14

Your problem is known in the learning literature as "learning monotone functions using membership queries". A class of monotone functions for which one can identify all minterms is known as "polynomially learnable using membership queries". It seems that the existence of a polynomial time algorithm is still open. Schmulevich et al. prove that "Almost all ...


14

If every sequence has length 3, the problem is known as Betweenness. Even the Betweenness problem is NP-hard. In this problem, we are given a set of vertices and a set of constraints of the form $u$ lies between $v$ and $w$. Our goal is to order all vertices so as to maximize the number of satisfied constraints. Opantry [1] proved that the decision version ...


12

With multiple copies of the same label allowed, the problem is NP-hard, via a reduction from cliques in graphs. Given a graph $G$ in which you want to find a $k$-clique, make a DAG with a source vertex for each vertex of $G$, a sink vertex for each edge of $G$, and a directed edge $xy$ whenever $x$ is a vertex of $G$ that forms an endpoint of edge $y$. Give ...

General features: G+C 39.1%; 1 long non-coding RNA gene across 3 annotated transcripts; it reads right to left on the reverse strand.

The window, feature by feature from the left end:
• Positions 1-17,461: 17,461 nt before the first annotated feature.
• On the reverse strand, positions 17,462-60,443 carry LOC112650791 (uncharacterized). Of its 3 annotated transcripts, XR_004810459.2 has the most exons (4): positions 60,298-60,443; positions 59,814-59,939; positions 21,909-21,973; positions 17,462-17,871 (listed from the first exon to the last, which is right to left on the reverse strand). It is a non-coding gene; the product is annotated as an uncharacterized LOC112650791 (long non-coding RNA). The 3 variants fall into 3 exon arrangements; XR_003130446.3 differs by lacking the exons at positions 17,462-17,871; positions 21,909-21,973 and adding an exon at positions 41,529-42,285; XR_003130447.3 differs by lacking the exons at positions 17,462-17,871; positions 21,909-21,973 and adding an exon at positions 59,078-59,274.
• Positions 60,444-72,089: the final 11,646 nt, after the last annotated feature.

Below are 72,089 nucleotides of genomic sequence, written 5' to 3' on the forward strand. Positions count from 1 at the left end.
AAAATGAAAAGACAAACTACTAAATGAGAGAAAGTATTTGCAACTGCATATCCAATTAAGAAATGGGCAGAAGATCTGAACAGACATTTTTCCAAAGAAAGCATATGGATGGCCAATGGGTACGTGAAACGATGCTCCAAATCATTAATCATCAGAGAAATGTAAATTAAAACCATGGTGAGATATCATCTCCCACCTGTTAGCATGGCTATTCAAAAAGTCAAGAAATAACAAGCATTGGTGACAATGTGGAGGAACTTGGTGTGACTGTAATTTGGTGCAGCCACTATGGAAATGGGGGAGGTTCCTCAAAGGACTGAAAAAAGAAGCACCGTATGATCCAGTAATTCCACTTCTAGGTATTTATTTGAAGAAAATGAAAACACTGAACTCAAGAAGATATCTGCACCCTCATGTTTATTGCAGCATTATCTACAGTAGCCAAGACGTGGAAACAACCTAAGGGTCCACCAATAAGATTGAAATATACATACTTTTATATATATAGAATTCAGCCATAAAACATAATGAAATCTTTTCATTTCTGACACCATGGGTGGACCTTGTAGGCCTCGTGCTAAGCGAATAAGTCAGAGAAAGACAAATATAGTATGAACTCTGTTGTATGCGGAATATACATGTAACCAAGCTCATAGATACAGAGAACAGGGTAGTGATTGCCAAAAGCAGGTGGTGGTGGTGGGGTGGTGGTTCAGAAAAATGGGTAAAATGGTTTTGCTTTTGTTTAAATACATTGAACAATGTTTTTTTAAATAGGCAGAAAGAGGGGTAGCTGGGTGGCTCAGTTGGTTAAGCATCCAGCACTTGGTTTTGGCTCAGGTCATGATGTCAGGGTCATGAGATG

9

I think this problem is NP-hard. I try to sketch a reduction from MinSAT. In the MinSAT problem we are given a CNF and our goal is to minimize the number of satisfied clauses. This problem is NP-hard, see e.g., http://epubs.siam.org/doi/abs/10.1137/S0895480191220836?journalCode=sjdmec Divide the vertices into two groups - some will represent literals, the ...


7

In their paper Every Poset Has a Central Element, Linial and Saks show (Theorem 1) that the number of queries required to solve the ideal identification problem in a poset $X$ is at most $K_0 \log_2 i(X)$, where $K_0 = 1/(2 - \log_2(1 + \log_2 5))$ and $i(X)$ is the number of ideals of $X$. What they call an "ideal" is actually a lower set and there is an ...